Recently I listened to Robert Spector discuss his book The Mom & Pop Store: How the Unsung Heros of the American Economy are Surviving and Thriving. He had a personal connection to the subject: His father was a butcher. “As I watched him trim the meat . . . ” he said at one point. I thought: Oh-oh. To “trim” meat is to cut fat off of it.
Last spring, I bought $80 of organic grass-raised pork from a farmer near Berkeley. My order included a variety of cuts.Â I cooked the ones I was familiar with, leaving one I’d never seen before: pork belly. Pork belly is used to make bacon. I’ve never seen it for sale in America. Ugh, I thought. Fat. It’s 80-90% fat. I too trim the fat off meat. It sat in my freezer for a long time. Finally I decided I shouldn’t waste it. I cut it into chunks which I put in miso soup and had for lunch.
That night I slept much longer than usual (8.3 hr) and woke up feeling unusually well-rested. Here is a graph that shows my sleep duration for that night and several preceding nights:
Sleeping 8.3 hours was less common than this graph may suggest. I’d moved back to Berkeley in January and from then until the miso soup had measured how long I slept on 130 nights. I’d slept more than 8.3 hours on 2 of them (2%). Even rarer was how energetic I felt the day after the miso soup. I couldn’t quantify it, but it was very rare — once in 10 years?
Was it a coincidence — that on the very day I ate far more animal fat than usual I also slept much longer than usual and had much more energy than usual the next day? Or was it cause and effect? Here’s why the second explanation — which implies that for best health I need much more animal fat than I usually get — is plausible:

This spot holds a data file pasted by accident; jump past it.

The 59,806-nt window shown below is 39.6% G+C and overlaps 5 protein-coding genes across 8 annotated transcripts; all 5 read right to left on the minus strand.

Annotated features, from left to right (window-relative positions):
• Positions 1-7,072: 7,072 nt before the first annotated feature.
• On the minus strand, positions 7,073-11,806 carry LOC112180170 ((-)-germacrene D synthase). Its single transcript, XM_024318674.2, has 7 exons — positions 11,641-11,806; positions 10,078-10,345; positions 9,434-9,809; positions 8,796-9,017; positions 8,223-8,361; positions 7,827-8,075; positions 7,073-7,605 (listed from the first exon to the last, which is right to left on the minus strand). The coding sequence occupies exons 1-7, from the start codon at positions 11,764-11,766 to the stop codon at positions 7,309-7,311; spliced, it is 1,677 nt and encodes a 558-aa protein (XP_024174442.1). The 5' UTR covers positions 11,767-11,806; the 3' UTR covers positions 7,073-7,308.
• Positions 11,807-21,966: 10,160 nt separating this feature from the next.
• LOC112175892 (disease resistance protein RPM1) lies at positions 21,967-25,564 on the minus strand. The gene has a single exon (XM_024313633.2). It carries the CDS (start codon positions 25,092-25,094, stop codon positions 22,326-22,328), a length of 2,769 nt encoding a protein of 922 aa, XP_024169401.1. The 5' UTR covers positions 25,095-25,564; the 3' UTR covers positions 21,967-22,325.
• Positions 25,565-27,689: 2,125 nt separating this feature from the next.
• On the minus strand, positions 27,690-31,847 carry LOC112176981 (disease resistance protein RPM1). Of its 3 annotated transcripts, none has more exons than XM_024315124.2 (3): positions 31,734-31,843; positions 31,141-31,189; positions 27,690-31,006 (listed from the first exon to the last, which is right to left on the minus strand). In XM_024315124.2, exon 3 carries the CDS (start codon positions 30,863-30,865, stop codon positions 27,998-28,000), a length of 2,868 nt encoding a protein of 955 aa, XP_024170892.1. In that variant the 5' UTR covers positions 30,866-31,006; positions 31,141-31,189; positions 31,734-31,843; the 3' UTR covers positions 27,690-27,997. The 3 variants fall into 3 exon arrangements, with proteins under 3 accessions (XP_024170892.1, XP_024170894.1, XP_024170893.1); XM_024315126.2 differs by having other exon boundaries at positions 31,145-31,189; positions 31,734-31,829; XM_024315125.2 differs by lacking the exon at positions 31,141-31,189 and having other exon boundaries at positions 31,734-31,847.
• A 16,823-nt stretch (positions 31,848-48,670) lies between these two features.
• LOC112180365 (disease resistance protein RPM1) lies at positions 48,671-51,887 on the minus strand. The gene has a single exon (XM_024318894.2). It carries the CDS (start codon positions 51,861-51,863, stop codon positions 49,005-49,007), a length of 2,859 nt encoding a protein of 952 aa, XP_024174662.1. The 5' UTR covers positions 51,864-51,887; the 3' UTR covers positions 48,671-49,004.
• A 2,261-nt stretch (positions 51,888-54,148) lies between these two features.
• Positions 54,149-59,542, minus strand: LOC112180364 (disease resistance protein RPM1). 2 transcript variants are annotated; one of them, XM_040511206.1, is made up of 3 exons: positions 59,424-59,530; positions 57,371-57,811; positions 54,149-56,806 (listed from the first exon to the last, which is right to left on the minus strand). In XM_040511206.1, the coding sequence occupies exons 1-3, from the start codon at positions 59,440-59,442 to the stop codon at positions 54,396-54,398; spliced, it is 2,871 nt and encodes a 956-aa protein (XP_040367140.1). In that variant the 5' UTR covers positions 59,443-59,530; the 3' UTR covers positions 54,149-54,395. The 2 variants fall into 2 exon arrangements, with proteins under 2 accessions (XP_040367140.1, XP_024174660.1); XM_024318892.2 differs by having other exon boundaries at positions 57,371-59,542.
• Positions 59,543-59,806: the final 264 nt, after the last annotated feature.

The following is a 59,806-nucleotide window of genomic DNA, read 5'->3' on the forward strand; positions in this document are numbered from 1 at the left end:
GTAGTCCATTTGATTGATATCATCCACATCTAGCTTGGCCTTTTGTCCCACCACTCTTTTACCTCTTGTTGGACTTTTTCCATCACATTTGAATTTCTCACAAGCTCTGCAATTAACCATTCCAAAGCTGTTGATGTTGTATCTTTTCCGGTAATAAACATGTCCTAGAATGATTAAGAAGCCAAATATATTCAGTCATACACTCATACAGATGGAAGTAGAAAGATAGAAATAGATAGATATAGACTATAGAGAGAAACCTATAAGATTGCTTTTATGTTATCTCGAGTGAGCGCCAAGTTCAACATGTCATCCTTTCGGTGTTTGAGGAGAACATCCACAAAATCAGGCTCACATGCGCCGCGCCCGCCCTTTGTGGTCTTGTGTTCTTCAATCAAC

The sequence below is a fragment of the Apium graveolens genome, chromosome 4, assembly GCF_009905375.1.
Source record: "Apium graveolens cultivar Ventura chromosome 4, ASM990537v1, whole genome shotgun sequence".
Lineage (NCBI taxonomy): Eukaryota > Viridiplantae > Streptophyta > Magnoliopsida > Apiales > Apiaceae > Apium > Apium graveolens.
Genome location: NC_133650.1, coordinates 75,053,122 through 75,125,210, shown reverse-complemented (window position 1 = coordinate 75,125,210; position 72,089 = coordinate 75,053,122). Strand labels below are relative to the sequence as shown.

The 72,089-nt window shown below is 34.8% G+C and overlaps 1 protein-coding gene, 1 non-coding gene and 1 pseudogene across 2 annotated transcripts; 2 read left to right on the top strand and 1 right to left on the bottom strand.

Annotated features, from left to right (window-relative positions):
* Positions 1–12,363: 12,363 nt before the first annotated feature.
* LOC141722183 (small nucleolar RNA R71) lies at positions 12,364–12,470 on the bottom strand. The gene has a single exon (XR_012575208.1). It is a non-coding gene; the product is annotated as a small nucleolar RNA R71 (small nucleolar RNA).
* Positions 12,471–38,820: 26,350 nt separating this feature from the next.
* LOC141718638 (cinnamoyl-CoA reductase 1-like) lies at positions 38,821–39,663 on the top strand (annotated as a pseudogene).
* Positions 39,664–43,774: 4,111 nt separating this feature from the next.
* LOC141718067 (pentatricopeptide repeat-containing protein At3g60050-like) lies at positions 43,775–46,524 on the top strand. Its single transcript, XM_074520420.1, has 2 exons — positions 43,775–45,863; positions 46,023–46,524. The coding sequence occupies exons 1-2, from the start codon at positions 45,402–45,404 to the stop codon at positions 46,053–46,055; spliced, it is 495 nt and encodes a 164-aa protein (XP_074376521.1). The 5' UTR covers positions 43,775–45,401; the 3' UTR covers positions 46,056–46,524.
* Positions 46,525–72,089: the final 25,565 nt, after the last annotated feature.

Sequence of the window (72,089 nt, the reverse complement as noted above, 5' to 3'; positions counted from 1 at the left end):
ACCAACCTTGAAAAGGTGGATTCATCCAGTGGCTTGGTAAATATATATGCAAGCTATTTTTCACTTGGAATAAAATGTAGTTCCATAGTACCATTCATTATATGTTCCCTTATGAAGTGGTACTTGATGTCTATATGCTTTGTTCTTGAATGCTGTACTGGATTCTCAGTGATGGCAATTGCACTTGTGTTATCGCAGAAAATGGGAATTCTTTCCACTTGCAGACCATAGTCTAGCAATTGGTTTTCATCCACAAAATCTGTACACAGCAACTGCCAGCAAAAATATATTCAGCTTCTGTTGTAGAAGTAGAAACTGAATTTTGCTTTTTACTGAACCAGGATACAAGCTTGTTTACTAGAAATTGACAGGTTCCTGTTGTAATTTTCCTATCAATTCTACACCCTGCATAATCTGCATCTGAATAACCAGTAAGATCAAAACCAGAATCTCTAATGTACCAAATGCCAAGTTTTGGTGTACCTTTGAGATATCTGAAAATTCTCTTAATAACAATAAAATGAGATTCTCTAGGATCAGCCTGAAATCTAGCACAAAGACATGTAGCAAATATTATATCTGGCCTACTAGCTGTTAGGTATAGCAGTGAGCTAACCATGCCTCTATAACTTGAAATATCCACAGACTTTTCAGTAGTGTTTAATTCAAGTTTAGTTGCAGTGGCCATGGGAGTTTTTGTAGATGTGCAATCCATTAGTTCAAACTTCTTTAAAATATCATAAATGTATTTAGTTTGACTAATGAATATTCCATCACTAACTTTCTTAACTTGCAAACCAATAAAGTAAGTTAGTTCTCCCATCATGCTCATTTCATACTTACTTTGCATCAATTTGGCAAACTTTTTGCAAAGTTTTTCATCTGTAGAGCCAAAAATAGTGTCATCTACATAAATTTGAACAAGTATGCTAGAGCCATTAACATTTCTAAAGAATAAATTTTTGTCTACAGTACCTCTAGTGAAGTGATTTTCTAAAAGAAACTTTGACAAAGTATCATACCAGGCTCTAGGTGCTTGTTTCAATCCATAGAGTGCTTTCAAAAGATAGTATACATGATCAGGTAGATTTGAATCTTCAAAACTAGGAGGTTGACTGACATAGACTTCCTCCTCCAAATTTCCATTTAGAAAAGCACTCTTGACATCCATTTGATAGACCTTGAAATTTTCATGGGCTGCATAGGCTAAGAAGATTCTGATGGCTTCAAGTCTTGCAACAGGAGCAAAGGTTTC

1. As Spector said, butchers cut the fat off meat. The odds that our Stone-Age ancestors, living when food was sometimes scarce, did the same thing: Zero. Perhaps our meat is unnaturally low in fat. If for a long time in our evolutionary past we ate a lot of animal fat it makes sense that our bodies would be shaped to work best with that much fat.
2. Many video games, which boys enjoy, resemble hunting. I think this reflects an evolutionary past in which men hunted. If so, for a long time humans ate meat. That they ate a lot of meat is suggested by the fact that when big game went extinct (probably due to hunting) human health got worse.
3. American culture demonizes animal fat. The conclusion that animal fat is bad rests on epidemiology. Once something becomes heavily recommended or discouraged, a big problem for epidemiologists arises: the people who follow the advice are likely to be different (e.g., more disciplined, better off) than those that don’t (the healthy-user bias). As I blogged yesterday, an example is vaccine effectiveness: Those who get vaccinated are different than those who don’t.
4. Fat tastes good. Which implies we need it. We like whipped cream, butter on toast, milk in tea, and so on. Butter vastly improves toast even with my nose clipped. Long ago, when this fat-pleasure connection evolved, dietary fat was mostly animal fat and fish oil.
All this makes it plausible that animal fat is good for us. That’s not surprising. Based on Weston Price’s observations plus these four arguments, I already believed this. Many people believe this. The interesting idea suggested by my data is the possibility of measuring its benefits quickly, by measuring brain function. My experience suggested that animal fat improves brain function quickly. Brain function is easier to measure than the functioning of other parts of the body. By measuring my sleep, my energy, or something else controlled by the brain, maybe I can figure out the optimal amount of animal fat. This is what happened with omega-3. The idea that omega-3 is good wasn’t new; the novelty was the ability to measure its benefits quickly. (At first I measured my balance, later other things controlled by the brain.) With a fast measure I could determine the optimal amount. It’s likely that what’s optimal for the brain is optimal for the rest of the body, just as all the electric appliances in your house work best with the same house current. If you figure out the best current for one appliance, you are probably simultaneously optimizing all of them.